Many projects with potential to contribute to the economy do not succeed because funding takes too long to be released, Members of the National Council of Provinces (NCOP) have heard. This was the experience of a representative of an aquaculture farm in Graaff Reinet, as he addressed Members of the NCOP delegation who are visiting the Eastern Cape as part of the week-long Provincial Week programme.
“This is the challenge we are facing here in Graaff Reinet. Sometimes we find ourselves having to look outside for money. There are timeframes in everything we do. [Late] release of funds is an obstacle when it comes to this business. We would like Parliament to look into this,” he said.
He told the NCOP delegation that when they contact the Department of Agriculture, Fisheries and Forestry for an update on when funds will be available, they are always told that the money is coming.
The NCOP delegation leader, Ms Zukiswa Ncitha, committed to follow up on the issue of funding with the department.
Another representative of the aquaculture farm, Ms Liesel de la Harpe, said the impact of the project to nearby communities is crucial. “There are a number of indirect jobs that are created through this project over and above the 96 we employ here.” She also said that the business was looking to recruit a further 120 matriculants.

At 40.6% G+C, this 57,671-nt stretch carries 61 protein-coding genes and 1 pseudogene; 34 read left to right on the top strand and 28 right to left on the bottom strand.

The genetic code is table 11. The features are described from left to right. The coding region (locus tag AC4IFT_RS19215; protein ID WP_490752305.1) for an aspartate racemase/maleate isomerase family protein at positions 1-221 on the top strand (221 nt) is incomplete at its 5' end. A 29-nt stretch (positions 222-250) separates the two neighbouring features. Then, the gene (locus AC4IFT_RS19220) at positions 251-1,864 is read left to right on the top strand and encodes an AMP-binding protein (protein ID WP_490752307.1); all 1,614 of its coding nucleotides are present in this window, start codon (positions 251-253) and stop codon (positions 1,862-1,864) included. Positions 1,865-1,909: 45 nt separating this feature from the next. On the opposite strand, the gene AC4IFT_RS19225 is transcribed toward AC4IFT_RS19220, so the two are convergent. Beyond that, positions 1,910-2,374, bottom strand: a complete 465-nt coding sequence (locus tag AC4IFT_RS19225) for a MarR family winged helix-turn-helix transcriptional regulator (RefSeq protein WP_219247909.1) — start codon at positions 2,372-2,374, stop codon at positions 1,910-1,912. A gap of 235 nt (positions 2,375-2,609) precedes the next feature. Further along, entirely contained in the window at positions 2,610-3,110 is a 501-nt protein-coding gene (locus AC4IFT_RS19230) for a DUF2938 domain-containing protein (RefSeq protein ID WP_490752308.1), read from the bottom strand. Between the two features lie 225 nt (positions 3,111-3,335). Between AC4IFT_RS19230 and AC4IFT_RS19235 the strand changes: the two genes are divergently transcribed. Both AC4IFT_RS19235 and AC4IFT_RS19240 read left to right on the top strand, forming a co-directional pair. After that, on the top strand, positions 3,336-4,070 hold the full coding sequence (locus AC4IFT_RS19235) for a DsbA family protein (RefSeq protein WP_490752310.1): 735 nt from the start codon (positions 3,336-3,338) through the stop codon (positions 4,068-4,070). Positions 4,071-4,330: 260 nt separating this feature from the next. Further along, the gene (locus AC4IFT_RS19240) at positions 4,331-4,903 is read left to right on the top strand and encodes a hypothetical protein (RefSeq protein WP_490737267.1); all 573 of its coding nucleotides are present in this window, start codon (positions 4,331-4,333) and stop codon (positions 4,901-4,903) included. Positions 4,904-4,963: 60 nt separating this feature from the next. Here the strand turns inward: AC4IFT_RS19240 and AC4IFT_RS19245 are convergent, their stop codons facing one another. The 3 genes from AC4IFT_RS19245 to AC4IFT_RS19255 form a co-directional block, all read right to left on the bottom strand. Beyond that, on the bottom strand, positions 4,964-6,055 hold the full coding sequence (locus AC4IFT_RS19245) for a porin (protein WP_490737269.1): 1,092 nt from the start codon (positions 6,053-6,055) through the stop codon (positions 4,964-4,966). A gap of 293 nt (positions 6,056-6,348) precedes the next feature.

“Important to us is for people to get accredited qualifications; 84 of these employees have got the qualification. We need to get our team in place and ready early next year.” She said the Services SETA has promised funding and that it seems the money is available and all that is required is an agreement with a training company.
EC Legislature Member Mr Vumile Lwana asked about infrastructure development costs and wanted to know more about production processes and the chemicals used in the aquaculture process. He also sought clarity on sources of funding, stakeholders, and the target markets.
He heard in reply that a single aquaculture tunnel cost almost R3 million and that funding of R69 million had been sourced from the Industrial Development Corporation. Ms de la Harpe told the NCOP delegates that the fish they farm, catfish, is a hardy breed and does not require many chemicals for successful farming. Furthermore, the farm has set up a compliance unit, to ensure international compliance with norms and standards. She also said the water quality is tested every day.
Another farm representative said they believe the business has a lot of potential, particularly as markets are looking for hake substitutes.
Ms Ncitha said the business must prioritise community development. “It is encouraging that the money circulates around the local community. It would be interesting to see the training business plan, so that when we talk to the ministers we are able to provide evidence so that they can help you,” she said.
She promised to raise challenges with ministers and also encouraged the business to involve the local universities.
12 October 2017